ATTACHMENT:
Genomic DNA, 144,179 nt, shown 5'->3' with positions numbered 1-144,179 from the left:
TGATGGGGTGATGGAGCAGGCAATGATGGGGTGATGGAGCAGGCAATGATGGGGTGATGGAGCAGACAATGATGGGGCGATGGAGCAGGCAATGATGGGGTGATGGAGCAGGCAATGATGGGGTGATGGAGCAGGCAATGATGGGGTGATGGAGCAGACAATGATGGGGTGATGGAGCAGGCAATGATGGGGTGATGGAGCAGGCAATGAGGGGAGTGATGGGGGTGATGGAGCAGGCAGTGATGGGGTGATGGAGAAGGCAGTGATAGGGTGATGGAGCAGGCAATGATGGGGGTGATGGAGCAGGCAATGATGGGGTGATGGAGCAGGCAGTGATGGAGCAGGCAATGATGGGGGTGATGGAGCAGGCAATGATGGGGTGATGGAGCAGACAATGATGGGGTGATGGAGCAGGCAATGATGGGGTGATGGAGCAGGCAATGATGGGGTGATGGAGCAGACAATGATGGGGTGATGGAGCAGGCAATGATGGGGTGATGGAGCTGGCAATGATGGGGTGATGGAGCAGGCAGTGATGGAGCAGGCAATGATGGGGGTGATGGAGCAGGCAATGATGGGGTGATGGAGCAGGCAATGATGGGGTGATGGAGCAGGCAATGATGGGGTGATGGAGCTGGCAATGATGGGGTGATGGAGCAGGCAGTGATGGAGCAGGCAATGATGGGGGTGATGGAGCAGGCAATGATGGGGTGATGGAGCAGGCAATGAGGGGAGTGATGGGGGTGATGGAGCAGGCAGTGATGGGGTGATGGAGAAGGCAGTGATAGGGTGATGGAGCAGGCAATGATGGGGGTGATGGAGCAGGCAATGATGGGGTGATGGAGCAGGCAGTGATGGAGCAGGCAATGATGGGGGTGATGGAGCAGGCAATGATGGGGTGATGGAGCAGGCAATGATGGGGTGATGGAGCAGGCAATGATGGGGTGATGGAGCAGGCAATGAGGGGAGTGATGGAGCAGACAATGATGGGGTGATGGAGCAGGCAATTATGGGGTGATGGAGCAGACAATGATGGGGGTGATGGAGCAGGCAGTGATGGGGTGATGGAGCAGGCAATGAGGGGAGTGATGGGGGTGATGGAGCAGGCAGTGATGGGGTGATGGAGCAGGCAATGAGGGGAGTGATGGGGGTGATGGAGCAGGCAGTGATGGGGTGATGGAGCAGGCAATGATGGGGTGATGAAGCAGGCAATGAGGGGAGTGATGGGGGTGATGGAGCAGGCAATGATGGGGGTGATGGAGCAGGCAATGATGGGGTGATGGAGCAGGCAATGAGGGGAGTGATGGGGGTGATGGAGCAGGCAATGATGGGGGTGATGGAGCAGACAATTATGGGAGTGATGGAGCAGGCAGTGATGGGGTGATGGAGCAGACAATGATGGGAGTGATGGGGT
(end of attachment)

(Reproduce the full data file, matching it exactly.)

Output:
Genomic DNA, 144,179 nt, shown 5'->3' with positions numbered 1-144,179 from the left:
TGATGGGGTGATGGAGCAGGCAATGATGGGGTGATGGAGCAGGCAATGATGGGGTGATGGAGCAGACAATGATGGGGCGATGGAGCAGGCAATGATGGGGTGATGGAGCAGGCAATGATGGGGTGATGGAGCAGGCAATGATGGGGTGATGGAGCAGACAATGATGGGGTGATGGAGCAGGCAATGATGGGGTGATGGAGCAGGCAATGAGGGGAGTGATGGGGGTGATGGAGCAGGCAGTGATGGGGTGATGGAGAAGGCAGTGATAGGGTGATGGAGCAGGCAATGATGGGGGTGATGGAGCAGGCAATGATGGGGTGATGGAGCAGGCAGTGATGGAGCAGGCAATGATGGGGGTGATGGAGCAGGCAATGATGGGGTGATGGAGCAGACAATGATGGGGTGATGGAGCAGGCAATGATGGGGTGATGGAGCAGGCAATGATGGGGTGATGGAGCAGACAATGATGGGGTGATGGAGCAGGCAATGATGGGGTGATGGAGCTGGCAATGATGGGGTGATGGAGCAGGCAGTGATGGAGCAGGCAATGATGGGGGTGATGGAGCAGGCAATGATGGGGTGATGGAGCAGGCAATGATGGGGTGATGGAGCAGGCAATGATGGGGTGATGGAGCTGGCAATGATGGGGTGATGGAGCAGGCAGTGATGGAGCAGGCAATGATGGGGGTGATGGAGCAGGCAATGATGGGGTGATGGAGCAGGCAATGAGGGGAGTGATGGGGGTGATGGAGCAGGCAGTGATGGGGTGATGGAGAAGGCAGTGATAGGGTGATGGAGCAGGCAATGATGGGGGTGATGGAGCAGGCAATGATGGGGTGATGGAGCAGGCAGTGATGGAGCAGGCAATGATGGGGGTGATGGAGCAGGCAATGATGGGGTGATGGAGCAGGCAATGATGGGGTGATGGAGCAGGCAATGATGGGGTGATGGAGCAGGCAATGAGGGGAGTGATGGAGCAGACAATGATGGGGTGATGGAGCAGGCAATTATGGGGTGATGGAGCAGACAATGATGGGGGTGATGGAGCAGGCAGTGATGGGGTGATGGAGCAGGCAATGAGGGGAGTGATGGGGGTGATGGAGCAGGCAGTGATGGGGTGATGGAGCAGGCAATGAGGGGAGTGATGGGGGTGATGGAGCAGGCAGTGATGGGGTGATGGAGCAGGCAATGATGGGGTGATGAAGCAGGCAATGAGGGGAGTGATGGGGGTGATGGAGCAGGCAATGATGGGGGTGATGGAGCAGGCAATGATGGGGTGATGGAGCAGGCAATGAGGGGAGTGATGGGGGTGATGGAGCAGGCAATGATGGGGGTGATGGAGCAGACAATTATGGGAGTGATGGAGCAGGCAGTGATGGGGTGATGGAGCAGACAATGATGGGAGTGATGGGGT